FIG. 4 Shows a pipe pump that has electromagnet coil windings, (or, electromagnets, or, magnets), being pulled by a set of radially arranged spring attachments within the pipe pump apparatus. (Also shown are the hollow permanent magnets surrounded by the metallic wire coil windings.) Note that these electromagnet coil winding, and, or, the magnet, can be broken into multiple smaller pieces, and be re-joined to each other with intervening spring like entities that allow substantial flexibility and bending movements of the conjoined set of electromagnetic coil windings, and, or, the electromagnets, and, or, the magnets, to occur.

FIG. 5 Shows a simpler version of the pipe pump configuration as compared to the one in FIG. 4; wherein, the electromagnets, or, the electromagnet coil windings, are permanently affixed to the outer surface of the flexible tube of the pipe pump system.

FIG. 6 Shows another arrangement of the electromagnets in the pipe pump device, wherein, two pairs of the electromagnet coil windings, are circumferentially arranged and surround the pipe pump flexible tube system.

FIG. 7 Shows the pipe pump system containing a microprocessor, (with a combination of inductor, capacitor, resistor), and, or, mother board, and, or, heating system, and, or, a cooling system with an attached refrigeration system, or, an Inverter between the battery and the contact points of the pipe pump; all, configured to further augment the function of the pipe pump system. There can be sensors and detectors (with accompanying microprocessor units) also built within the walls of the pipe pump unit to monitor flow, pressure and temperature within the pipe pump system and then to adjust and control the pipe pump operations accordingly.

FIG. 8 Shows a small turbine, and, or, a fan blade, and, or, a piezoelectric crystal system in the shape of turbine or fan, placed at the center of the pipe pump apparatus, in order to augment the flow, pressure and volume of fluids going through the pipe pump system.

FIG. 9 Shows the piezoelectric crystal system affixed onto the walls of the pipe pump to function as another set of novel actuators for the pipe pump device.

FIG. 10 Shows a “converse” design modifications of FIG. 1, wherein, a set of permanent magnets, residing inside a set of hollow metallic wire coils, both of which are attached to the compression spring, and all of which are arranged around a pipe, to make the for a novel electricity generator pipe system, entity. Shown, also, are the electrodes, encasing, wires, Rectifier and a re-chargeable battery.

FIG. 11 Shows a “converse” design modifications of FIG. 6, wherein, one set of electromagnet coil windings, are replaced with permanent magnets, which are free riding inside a set of hollow metallic wire coils, which in turn replaces the other set of electromagnet coil windings. The perturbative motion of fluids inside the flexible pipe, causes the perburbative motion of the said pipe as well as the surrounding permanent magnets, which in turn interacts electromagnetically with the set of metallic wire coils to generate electricity; that is siphoned away, thus, forming the embodiment of the electricity generator pipe system.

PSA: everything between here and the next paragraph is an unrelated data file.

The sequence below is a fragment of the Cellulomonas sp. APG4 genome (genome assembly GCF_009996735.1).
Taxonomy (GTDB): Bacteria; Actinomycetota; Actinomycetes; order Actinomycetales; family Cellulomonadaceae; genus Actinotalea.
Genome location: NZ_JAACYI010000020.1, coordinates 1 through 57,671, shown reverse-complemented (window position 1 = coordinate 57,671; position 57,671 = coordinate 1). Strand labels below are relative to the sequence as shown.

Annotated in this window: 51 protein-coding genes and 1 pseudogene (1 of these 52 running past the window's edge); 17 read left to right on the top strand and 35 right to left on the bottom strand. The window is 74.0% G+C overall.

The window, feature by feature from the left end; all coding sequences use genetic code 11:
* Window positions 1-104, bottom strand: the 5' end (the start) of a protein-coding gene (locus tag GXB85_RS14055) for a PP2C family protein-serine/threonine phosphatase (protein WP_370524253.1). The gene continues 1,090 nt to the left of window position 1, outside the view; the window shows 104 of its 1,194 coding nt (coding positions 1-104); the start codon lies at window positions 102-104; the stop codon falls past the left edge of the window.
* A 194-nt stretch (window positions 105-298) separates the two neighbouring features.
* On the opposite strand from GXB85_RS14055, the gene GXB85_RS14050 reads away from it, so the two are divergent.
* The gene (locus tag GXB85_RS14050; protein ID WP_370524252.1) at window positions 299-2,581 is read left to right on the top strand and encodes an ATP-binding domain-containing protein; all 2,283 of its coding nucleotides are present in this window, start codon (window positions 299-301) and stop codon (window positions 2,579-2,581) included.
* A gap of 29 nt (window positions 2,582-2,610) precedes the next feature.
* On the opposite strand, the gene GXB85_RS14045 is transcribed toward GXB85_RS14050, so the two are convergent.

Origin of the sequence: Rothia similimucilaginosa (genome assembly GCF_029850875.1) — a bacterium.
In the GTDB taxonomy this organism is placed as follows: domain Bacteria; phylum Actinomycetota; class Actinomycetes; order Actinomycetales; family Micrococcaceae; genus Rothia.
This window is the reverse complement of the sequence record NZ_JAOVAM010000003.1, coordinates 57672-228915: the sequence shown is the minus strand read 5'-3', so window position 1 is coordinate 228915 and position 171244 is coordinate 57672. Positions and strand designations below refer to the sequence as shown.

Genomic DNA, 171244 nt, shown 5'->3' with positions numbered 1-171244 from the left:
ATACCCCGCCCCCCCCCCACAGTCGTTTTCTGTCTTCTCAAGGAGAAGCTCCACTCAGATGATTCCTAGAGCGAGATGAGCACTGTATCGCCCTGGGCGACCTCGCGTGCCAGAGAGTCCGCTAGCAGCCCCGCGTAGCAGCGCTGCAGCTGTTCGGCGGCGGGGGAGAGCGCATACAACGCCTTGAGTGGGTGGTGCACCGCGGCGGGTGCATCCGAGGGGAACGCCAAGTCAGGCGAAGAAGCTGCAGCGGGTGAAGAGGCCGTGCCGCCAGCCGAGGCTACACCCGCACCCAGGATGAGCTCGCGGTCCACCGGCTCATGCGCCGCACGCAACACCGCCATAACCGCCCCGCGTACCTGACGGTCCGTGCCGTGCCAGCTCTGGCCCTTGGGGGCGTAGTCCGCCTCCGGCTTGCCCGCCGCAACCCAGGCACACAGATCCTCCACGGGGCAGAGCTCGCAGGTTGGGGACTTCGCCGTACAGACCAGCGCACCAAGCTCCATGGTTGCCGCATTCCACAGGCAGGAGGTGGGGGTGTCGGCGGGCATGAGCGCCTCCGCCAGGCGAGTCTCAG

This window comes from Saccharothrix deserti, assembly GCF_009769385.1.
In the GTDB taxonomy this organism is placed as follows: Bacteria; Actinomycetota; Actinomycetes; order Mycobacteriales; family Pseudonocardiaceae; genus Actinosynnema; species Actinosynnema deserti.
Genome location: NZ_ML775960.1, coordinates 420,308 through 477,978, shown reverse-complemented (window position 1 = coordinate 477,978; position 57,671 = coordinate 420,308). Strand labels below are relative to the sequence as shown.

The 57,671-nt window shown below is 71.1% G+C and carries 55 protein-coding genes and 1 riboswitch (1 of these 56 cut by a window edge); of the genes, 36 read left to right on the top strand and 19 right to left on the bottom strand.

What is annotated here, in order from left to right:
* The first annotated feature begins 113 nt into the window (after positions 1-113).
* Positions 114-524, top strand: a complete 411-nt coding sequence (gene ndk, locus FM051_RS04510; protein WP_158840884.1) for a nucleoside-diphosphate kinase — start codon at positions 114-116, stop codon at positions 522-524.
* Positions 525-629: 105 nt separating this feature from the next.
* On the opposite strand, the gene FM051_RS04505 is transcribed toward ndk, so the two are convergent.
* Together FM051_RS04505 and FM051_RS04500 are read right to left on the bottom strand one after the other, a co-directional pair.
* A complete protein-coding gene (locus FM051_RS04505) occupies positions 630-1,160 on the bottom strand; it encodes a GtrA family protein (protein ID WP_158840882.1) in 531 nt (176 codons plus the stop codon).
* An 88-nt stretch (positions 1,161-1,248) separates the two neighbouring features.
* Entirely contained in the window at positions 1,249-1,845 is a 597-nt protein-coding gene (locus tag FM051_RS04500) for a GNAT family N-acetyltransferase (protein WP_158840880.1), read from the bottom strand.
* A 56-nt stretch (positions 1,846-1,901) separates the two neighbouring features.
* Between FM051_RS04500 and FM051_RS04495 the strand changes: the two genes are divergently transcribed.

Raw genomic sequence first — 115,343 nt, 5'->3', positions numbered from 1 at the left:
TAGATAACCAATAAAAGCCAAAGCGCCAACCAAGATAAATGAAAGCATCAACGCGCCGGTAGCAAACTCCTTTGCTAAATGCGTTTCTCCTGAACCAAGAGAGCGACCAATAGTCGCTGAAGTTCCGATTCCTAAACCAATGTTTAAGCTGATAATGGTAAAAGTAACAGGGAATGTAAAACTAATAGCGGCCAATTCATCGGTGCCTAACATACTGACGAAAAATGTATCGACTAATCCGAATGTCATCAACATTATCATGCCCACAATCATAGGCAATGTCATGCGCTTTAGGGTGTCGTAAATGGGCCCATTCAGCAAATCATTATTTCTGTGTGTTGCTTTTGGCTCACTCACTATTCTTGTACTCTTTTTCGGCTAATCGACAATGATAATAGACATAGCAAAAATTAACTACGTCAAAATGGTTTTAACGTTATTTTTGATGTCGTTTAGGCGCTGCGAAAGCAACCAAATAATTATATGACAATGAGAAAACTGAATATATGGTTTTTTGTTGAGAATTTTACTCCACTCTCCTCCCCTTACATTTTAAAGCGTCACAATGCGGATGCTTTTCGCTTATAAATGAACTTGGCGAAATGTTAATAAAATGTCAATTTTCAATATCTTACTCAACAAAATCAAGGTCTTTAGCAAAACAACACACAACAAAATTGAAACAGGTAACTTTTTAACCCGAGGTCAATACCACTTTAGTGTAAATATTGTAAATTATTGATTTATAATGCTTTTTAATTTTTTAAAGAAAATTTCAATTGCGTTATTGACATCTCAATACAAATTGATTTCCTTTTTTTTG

DETAILED DESCRIPTION

The Pipe Pump System

A flexible and resilient rubber pipe (or, any other material making up a pipe, or, a tube), 1, is surrounded by a special circularly configured set of magnets (or, electromagnets, or, electromagnet coil windings), 3, as in FIG. 1. And these magnets, 3, contract by inserting into the hollow space of the metallic wire coil windings, 2 a, 2 b, 2 c, 2 d, when the current is given to the said coil windings, 2 a, 2 b, 2 c, 2 d, FIG. 1. Now, one side of the magnet, 3, is permanently affixed to a solid plate, 2 p, (can be a non-conductor), situated on the non hollow side of the metallic coil winding, 2 a, 2 b, 2 c, 2 d, FIG. 1. The other side of the magnet, 3, is affixed to a spring (compression spring for instance), 4, and this spring is affixed to the non conducting base plate, 2 p, which resides in the hole of the coil windings, 2 a, 2 b, 2 c, 2 d, FIG. 1. Note that in FIG. 1, the four circularly configured magnets, 3, with four circularly configured compression spring, 4, and four circularly configured metallic wire coil windings, (2 a, 2 b, 2 c, 2 d), all of which are affixed to each other in a singular closed loop arrangement form a magnet-coil assembly. Note that contained inside the flexible tube, 1, are the fluids, (or, gases, or, semi-solid, or, solids, or, or, plasma, or, even electromagnetic waves, etc.), 0, FIG. 1. (If electromagnetic waves, or, lasers, are the constituents in place of fluids, 0, within the flexible pipe, 1, of the pipe pump apparatus, then the inner layer of the flexible pipe, 1, can be coated with any number of “fiber optic” materials with a given refractive index, so as to not allow the electromagnetic waves, or, lasers, to escape from such a pipe pump system). The coil winding, 2 a, 2 b, 2 c, 2 d, has two sturdy, positive and negative terminal metallic electrodes, 5 and 6, like entities jutting out of it, as in FIG. 1. These electrodes, 5 and 6, come in contact with a set of negative and positive circularly arranged metallic wire terminals, 7 and 8, FIG. 1. These conducting terminals, 7 and 8, are stabilized and affixed to a non conducting strong rigid cylindrical ringed encasing, 9, FIG. 1. The terminals, 7 and 8, are further connected to a set of wires, emanating from a power source like a battery, 11, FIG. 1. There is a switch, 10, connected between the battery, 11, and the terminal, 7, FIG. 1. (Now the entity, 10, can also contain within itself, an Inverter, Programmable Logic Controller, inductor, capacitor, motherboard, microchip, microprocessor, and, or, a resistor.)